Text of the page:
UNIDENTIFIED MALE: Now batting for the American league, from the New York Yankees, the shortstop, number 2, Derek Jeter. Number 2.


SCHOLES: The recording of the legendary Bob Sheppard introducing Derek Jeter, everyone giving him a standing ovation.

As for the bat, Jeter like he's done in his entire career, coming through in a big moment with a double to the right field. His next to bat in third inning, and Jeter comes up with a hit. Came out to start the fourth inning and then manager John Farrell pulled him so he could get one last standing ovation.


DEREK JETER, NEW YORK YANKEES: It was a wonderful moment that I'm always going to remember, unscripted and like I said, I was unaware of it, but the way the fans treated me, you know, these are fans from all different teams, and the fans have shown respect for me my entire career, both at home and on the road, and to have that moment at the all-star game was special.


SCHOLES: Now, the next Jeter-like superstar may very well be this guy, the Angels Mike Trout. He went 2 for 3 in the game including the go-ahead double in the fifth winning. Trout was named the all-star game MVP as the American League came out on top, 5-3.

Guys, but there was a little controversy in this game, after Adam Wainwright, the National League starter came out of the game. He said he might have grooved some of those pitches to Jeter but he definitely, Jeter definitely deserved it. He hammered on social media for saying that by National League fans, but he kind of backtracked on that after the game. But either way, great moment for Derek Jeter and pretty awesome stuff, to come through with the W.

Now, you can throw the strike but still have to hit the double, right, Chris?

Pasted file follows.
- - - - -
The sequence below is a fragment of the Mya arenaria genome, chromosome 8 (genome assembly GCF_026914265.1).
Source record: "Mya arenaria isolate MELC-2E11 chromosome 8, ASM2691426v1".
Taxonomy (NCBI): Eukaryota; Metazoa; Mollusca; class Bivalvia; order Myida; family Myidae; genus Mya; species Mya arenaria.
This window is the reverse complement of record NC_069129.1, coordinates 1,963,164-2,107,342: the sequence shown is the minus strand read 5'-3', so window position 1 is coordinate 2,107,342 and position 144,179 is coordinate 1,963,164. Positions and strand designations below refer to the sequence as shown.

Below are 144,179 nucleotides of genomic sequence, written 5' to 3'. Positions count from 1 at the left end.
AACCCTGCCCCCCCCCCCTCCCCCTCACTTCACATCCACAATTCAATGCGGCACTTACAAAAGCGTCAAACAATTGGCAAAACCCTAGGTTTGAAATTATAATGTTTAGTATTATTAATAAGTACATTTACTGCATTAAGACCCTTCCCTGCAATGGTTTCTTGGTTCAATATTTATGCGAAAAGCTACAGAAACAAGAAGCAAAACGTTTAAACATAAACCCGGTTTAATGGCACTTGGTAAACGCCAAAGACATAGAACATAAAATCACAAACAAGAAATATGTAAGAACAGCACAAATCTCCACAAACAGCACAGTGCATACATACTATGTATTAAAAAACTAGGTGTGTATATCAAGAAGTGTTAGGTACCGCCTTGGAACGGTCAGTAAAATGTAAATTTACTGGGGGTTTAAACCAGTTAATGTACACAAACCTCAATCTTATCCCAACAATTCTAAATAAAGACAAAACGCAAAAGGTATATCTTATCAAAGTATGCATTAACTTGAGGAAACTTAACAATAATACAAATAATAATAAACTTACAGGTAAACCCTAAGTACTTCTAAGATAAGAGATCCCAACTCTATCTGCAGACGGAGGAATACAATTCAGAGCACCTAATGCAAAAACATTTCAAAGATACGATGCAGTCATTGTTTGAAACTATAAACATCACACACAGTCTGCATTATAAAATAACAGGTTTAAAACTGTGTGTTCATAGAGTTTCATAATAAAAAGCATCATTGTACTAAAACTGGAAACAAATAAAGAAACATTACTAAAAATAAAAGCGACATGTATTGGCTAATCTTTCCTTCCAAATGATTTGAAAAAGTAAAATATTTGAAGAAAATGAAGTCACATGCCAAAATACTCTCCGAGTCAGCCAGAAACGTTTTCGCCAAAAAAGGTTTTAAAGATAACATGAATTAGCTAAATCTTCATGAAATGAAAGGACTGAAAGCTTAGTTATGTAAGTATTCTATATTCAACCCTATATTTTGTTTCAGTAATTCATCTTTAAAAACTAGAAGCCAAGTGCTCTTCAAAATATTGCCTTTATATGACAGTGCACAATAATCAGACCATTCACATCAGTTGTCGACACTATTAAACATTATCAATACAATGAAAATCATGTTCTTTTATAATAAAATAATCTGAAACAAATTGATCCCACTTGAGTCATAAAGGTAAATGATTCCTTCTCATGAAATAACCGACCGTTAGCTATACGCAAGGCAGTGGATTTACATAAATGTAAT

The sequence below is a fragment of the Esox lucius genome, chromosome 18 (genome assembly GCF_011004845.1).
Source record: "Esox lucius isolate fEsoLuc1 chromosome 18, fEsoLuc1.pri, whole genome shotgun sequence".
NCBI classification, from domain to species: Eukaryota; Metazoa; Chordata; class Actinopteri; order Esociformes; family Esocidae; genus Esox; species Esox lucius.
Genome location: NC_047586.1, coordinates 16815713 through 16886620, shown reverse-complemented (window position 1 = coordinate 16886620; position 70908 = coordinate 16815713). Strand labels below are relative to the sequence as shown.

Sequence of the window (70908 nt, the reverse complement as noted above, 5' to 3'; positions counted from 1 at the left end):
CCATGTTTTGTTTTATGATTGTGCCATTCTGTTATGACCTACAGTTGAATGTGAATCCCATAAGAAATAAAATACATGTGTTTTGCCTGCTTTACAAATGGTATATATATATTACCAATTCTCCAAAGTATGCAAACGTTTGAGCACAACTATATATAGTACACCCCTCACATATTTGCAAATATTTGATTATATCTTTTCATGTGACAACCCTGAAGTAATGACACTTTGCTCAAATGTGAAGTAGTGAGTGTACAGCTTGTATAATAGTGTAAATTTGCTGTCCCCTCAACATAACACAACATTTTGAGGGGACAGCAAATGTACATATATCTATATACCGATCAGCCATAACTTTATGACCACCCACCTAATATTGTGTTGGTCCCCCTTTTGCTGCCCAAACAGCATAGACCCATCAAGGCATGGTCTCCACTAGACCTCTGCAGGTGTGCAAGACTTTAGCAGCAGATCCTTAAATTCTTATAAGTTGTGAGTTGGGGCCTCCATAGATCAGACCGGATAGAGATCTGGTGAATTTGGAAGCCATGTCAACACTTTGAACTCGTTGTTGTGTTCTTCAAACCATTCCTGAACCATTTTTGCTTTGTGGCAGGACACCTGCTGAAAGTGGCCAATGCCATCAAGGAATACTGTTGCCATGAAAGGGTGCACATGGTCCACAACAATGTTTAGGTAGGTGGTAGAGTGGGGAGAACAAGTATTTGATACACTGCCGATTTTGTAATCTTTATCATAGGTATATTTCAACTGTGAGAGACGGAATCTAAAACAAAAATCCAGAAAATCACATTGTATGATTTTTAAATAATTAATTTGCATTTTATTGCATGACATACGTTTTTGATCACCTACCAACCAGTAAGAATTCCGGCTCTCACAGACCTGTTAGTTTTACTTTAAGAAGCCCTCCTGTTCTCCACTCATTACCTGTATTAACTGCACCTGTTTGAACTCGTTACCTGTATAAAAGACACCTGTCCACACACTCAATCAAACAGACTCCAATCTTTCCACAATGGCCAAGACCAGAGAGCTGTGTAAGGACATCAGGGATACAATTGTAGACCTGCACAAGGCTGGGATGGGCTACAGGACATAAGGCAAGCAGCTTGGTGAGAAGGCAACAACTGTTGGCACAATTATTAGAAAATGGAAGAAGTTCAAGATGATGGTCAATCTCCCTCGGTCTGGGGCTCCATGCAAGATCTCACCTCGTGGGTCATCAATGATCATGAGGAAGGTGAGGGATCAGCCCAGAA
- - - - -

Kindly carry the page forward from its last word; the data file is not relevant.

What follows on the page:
CUOMO: That's exactly right. Thank you very much --

BOLDUAN: Yes, Andy, and you naysayers out there. Thanks, Andy.

CUOMO: Besmirching the captain.

BOLDUAN: I'm just being contrarian because you were a contrarian earlier.

CUOMO: Yes, with good reason. This is a bad reason about Jeter.

Coming up on NEW DAY, for the first time, we're going to hear from the mother of that toddler allegedly murdered in a hot car. Her lawyer is begging for privacy for his client, but he's also saying more. What could be a defense for her, but does she need one? We're going to tell you coming up.


BOLDUAN: Welcome back.

We've been reporting on the crisis at the U.S.-Mexico border, of course. Thousands of immigrants, many of them unaccompanied children, making the dangerous journey from Central America to the United States, in search of a better life, in search of escaping at least their life there.

CNN's Gary Tuchman went on a stunning journey with many of them. They are literally risking everything riding north on what's known as the infamous train of death.


GARY TUCHMAN, CNN CORRESPONDENT (voice-over): It is called "The Beast" or "The Train of Death". And it's heading north, arriving in in southern Mexico pueblo of Ixtapa. When its midst of its journey across Mexico, hundreds of migrants sit on top and in between its cars, many people get hurt or killed boarding or getting off while it's moving and that's why it's known as the "Train of Death".